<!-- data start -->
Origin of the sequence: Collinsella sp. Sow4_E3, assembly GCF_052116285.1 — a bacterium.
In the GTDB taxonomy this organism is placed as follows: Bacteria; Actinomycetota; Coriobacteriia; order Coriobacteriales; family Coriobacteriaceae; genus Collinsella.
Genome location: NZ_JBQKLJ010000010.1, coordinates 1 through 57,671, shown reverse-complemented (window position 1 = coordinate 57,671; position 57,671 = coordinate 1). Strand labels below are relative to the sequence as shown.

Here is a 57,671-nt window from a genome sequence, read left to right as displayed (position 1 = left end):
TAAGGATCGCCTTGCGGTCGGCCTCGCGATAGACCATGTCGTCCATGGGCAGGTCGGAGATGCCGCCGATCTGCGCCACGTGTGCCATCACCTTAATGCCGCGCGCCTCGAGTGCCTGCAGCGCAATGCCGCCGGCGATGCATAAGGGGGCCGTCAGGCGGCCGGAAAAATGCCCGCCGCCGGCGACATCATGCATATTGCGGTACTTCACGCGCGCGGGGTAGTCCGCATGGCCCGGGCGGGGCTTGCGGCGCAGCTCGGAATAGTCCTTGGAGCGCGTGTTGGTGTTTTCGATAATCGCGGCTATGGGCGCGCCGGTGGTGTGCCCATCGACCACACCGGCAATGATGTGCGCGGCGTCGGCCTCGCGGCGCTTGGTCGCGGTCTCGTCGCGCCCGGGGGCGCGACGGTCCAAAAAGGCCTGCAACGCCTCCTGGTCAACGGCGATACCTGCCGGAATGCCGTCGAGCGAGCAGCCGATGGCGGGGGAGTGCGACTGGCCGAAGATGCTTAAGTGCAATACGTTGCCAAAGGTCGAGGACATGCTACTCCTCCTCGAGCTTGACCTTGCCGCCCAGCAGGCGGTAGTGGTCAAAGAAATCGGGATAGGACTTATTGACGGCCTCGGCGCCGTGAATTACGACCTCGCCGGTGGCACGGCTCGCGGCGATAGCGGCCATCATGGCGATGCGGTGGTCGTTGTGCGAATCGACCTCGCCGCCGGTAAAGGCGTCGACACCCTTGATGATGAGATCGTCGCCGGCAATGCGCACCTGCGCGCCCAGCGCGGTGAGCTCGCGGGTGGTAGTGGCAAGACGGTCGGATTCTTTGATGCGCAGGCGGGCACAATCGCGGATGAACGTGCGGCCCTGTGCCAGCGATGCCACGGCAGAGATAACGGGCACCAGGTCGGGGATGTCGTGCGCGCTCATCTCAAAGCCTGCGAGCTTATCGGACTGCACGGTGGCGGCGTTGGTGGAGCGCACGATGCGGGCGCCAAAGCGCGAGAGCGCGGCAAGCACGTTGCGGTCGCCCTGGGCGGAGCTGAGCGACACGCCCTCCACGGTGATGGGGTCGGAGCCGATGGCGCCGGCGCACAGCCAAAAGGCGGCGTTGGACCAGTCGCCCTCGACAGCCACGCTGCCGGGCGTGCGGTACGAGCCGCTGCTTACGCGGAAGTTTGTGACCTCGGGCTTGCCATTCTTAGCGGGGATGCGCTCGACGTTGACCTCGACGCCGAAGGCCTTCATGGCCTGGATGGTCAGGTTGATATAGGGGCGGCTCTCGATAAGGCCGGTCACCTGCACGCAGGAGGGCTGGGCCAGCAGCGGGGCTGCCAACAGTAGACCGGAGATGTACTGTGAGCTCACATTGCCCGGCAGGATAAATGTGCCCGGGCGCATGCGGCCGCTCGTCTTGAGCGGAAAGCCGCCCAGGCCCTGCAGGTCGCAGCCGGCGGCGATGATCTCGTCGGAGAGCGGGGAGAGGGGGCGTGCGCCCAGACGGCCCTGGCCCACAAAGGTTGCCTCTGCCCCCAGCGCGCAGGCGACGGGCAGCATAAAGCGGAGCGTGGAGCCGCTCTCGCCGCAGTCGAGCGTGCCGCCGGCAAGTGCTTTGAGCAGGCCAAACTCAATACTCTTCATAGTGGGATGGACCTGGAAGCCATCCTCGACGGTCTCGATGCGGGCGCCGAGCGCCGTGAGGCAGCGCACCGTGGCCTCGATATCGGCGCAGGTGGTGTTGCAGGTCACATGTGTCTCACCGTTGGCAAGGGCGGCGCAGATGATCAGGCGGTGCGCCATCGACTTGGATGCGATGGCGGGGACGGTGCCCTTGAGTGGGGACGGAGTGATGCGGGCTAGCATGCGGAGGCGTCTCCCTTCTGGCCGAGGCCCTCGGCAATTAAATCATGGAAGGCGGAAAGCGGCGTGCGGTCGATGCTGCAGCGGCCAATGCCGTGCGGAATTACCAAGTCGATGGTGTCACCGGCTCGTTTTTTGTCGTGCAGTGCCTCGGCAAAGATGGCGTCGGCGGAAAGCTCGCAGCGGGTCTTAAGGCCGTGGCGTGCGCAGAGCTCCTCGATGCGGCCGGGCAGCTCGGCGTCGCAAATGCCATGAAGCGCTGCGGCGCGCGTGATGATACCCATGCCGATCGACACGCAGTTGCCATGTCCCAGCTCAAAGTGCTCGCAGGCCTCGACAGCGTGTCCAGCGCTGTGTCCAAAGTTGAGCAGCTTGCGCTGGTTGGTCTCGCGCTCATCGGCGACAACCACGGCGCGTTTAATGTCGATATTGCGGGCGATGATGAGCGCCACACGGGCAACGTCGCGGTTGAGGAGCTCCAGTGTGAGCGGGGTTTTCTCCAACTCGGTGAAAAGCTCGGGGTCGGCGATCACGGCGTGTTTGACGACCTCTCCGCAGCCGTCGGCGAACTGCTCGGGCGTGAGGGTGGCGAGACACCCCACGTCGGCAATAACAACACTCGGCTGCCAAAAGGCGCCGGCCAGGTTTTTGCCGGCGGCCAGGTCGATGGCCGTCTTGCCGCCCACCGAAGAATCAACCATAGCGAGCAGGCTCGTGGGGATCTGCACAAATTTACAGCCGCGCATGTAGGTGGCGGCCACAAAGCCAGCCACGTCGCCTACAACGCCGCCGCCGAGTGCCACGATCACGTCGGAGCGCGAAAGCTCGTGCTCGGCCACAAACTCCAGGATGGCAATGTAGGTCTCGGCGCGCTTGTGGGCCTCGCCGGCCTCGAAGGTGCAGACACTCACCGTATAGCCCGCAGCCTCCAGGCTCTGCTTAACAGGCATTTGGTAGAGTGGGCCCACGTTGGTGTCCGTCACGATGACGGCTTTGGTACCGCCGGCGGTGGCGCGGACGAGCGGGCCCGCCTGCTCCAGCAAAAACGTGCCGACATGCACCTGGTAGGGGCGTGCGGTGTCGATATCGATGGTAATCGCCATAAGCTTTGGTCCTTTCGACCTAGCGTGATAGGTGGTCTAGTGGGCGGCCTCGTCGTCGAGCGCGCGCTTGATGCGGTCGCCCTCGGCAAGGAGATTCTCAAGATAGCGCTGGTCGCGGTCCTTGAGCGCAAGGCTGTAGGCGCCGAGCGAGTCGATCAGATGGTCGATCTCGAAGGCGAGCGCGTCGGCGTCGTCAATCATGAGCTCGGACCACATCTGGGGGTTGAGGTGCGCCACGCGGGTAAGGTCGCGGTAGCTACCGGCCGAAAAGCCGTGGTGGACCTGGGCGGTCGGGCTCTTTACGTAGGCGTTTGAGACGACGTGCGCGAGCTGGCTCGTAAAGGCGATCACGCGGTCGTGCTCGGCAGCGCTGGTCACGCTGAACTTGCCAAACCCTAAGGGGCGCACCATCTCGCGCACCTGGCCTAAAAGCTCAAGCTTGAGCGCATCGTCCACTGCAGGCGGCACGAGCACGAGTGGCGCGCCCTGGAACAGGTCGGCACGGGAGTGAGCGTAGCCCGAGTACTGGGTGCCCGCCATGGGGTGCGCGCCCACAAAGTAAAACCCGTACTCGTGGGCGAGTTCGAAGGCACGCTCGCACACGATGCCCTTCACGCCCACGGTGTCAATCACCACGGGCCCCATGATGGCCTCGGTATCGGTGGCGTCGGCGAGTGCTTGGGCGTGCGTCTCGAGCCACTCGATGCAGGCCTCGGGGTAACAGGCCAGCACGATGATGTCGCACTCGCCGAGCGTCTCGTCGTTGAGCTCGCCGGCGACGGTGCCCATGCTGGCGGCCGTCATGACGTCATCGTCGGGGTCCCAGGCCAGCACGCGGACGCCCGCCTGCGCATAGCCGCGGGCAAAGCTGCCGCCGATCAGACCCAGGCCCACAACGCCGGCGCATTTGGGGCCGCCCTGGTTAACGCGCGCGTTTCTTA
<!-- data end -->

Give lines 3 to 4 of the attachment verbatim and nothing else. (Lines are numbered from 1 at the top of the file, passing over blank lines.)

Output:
Genome location: NZ_JBQKLJ010000010.1, coordinates 1 through 57,671, shown reverse-complemented (window position 1 = coordinate 57,671; position 57,671 = coordinate 1). Strand labels below are relative to the sequence as shown.

Here is a 57,671-nt window from a genome sequence, read left to right as displayed (position 1 = left end):